Carnival atmosphere as thousands take part in Prague marathon

Charles Bridge, photo: CTK

The 8th Prague International Marathon was held on Sunday, with thousands upon thousands of people taking part in a variety of events. There was the full marathon of course, but there was also a fun run - which was enjoyed by a lot of families and people of all ages - and even a special event for in-line skaters. All in all, something for everybody. Ian Willoughby was at the starting (and finishing) line on Old Town Square.

Charles Bridge,  photo: CTK
There was a real carnival atmosphere at the Prague marathon. There was a Brazilian percussion band, who were actually from Germany, but they really got the crowd going. Thousands of people were there cheering on competitors crossing the finishing line; some in obvious pain, others making a big finish and wearing expressions of deserved satisfaction. It really was wonderful.

As for the competitive side of the race, the winner was a Kenyan runner called Henry Turas. Kenyans have won in six out of the last seven Prague marathons, and the other year the winner was from Tanzania. Henry Turas's time was 2:11:41 - a bit off the course record. After the race, I asked him how were the conditions.

Henry Turas,  photo: CTK
"It was warm, and sometimes it was very cold."

When you run in a city like Prague do you have time to look at buildings and take in the beautiful city, or do you just keep running?

"Yesterday I arrived here. I see the buildings. It was good."

The women's marathon was won by the Russian runner Valentina Ivanova with a time of 2:32:24.

Among the crowds at the marathon was the head of the European Union delegation in Prague, Ramiro Cibrian. I asked him how he was enjoying the atmosphere.

"Of course as usual the atmosphere is fantastic. I am very pleased again to participate in another edition of the Prague marathon, which in my view is a fantastic event for the city, and also for the European atmosphere."

I've heard you yourself have run a marathon one time. Did you thing about running today?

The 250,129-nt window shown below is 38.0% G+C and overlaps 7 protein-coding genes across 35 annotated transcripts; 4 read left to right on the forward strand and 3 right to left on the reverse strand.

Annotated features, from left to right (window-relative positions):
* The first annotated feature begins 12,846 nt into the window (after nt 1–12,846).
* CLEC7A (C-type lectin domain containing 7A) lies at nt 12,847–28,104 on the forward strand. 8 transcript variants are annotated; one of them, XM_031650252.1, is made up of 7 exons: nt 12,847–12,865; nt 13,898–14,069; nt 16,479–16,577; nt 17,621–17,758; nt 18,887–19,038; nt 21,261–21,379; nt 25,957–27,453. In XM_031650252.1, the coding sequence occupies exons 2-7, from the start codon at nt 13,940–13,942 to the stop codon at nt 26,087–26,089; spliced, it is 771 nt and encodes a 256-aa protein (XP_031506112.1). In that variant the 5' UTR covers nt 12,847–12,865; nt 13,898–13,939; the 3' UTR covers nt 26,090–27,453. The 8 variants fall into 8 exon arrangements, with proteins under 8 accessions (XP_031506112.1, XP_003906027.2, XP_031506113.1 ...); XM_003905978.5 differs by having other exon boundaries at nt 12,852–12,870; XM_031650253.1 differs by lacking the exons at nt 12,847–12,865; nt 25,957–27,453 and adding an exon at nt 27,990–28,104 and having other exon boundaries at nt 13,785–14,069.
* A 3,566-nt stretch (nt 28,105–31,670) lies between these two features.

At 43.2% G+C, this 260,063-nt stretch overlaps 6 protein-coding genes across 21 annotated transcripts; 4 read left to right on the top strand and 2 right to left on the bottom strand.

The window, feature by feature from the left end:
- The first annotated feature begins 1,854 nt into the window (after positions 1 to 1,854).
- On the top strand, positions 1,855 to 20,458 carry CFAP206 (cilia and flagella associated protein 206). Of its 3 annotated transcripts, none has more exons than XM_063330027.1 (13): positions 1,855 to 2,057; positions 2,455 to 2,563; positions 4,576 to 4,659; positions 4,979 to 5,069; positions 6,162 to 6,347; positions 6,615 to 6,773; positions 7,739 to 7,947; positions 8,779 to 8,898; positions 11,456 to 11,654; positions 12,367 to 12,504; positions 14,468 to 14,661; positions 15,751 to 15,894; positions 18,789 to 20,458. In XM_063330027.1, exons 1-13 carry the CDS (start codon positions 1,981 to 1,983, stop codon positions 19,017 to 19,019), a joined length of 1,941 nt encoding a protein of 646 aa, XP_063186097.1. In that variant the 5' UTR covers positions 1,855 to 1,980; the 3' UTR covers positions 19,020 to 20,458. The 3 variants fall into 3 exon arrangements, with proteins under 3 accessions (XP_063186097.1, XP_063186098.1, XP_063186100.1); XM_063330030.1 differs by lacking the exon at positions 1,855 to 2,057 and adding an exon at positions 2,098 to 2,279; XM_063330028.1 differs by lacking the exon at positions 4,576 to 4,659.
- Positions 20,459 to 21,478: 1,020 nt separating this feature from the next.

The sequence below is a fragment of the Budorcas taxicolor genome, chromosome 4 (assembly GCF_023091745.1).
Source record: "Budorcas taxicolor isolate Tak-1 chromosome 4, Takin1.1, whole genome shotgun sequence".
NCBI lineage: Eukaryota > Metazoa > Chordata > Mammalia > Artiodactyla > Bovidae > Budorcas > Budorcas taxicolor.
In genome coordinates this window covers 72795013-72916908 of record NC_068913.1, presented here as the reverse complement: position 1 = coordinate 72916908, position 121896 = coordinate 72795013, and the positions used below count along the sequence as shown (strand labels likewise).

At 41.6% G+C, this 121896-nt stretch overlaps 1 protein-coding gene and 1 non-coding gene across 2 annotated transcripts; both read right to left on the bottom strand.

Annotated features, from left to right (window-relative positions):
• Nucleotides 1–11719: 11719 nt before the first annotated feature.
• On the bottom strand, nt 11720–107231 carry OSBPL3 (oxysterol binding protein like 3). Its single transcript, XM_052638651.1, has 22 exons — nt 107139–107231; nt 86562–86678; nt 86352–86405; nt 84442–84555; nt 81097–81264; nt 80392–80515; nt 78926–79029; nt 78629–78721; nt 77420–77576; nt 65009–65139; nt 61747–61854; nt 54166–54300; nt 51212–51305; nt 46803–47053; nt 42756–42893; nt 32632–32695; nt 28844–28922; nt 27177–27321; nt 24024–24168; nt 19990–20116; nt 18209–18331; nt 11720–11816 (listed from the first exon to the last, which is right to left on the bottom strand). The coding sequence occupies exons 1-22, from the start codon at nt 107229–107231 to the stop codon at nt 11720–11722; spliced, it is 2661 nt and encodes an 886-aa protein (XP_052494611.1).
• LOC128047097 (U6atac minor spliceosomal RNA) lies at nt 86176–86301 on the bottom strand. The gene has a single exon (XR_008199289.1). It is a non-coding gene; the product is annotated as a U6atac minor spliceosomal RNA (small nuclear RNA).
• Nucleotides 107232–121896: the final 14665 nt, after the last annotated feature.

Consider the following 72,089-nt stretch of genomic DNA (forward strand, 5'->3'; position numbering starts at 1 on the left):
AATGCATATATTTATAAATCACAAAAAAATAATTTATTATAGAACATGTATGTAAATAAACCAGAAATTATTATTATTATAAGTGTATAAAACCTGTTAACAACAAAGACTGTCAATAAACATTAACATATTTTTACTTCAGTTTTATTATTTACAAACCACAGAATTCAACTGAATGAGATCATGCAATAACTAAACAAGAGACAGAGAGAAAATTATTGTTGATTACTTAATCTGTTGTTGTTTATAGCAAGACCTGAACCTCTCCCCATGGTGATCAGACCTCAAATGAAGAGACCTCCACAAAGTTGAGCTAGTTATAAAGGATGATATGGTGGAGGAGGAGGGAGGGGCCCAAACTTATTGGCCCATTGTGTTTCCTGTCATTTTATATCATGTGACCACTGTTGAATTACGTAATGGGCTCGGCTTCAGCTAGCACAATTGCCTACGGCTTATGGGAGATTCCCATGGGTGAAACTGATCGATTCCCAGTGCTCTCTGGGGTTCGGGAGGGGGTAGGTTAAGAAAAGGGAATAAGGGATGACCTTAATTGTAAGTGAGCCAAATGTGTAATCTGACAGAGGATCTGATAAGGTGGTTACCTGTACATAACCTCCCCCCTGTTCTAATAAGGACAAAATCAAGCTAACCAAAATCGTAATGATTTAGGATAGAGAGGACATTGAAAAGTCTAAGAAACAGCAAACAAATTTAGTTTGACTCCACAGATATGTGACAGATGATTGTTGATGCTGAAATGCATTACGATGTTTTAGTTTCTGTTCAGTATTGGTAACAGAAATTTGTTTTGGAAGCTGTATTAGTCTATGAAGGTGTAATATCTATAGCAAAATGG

"I am not any more in condition to run a marathon. I would have like to run in the fun run. I find it difficult to combine with the ceremonies which I also have to participate in, but 5.5 kilometres I still can enjoy very much, running any time of the year."

Ambassador Cibrian wasn't the only figure from the world of politics at the marathon. The leader of the Social Democrats, Vladimir Spidla, actually took part in the marathon, though he had to withdraw with a knee injury. His party colleague Libor Roucek, who is the cabinet spokesman, is also known as a marathon runner. Did he take part this year?

Valetina Ivanovova,  photo: CTK
"I didn't run today because I injured my Achilles heel. I didn't run but I walked the so-called Walk with the Fox with my little son, who is 16 months old today. And by the way it's his third run."

What was the Walk with the Fox?

"It was beautiful because, unlike running a marathon, today I had plenty of time to look around. This year's route was really pretty and spectacular."

How many marathons have you run?

"I've run about seven marathons. The last time was in November last year in New York."

How does a marathon say in New York compare to the marathon here in Prague?

"Of course the atmosphere is a bit different because New York is a megopolis, Prague is only one million people. New York is a modern city, in Prague we have old medieval architecture."

Is it hard running on the cobblestones in Prague?

"That's hard, and it must be especially hard for overseas runners, who are not used to cobblestones. I'm used to it because I grew up on cobblestones."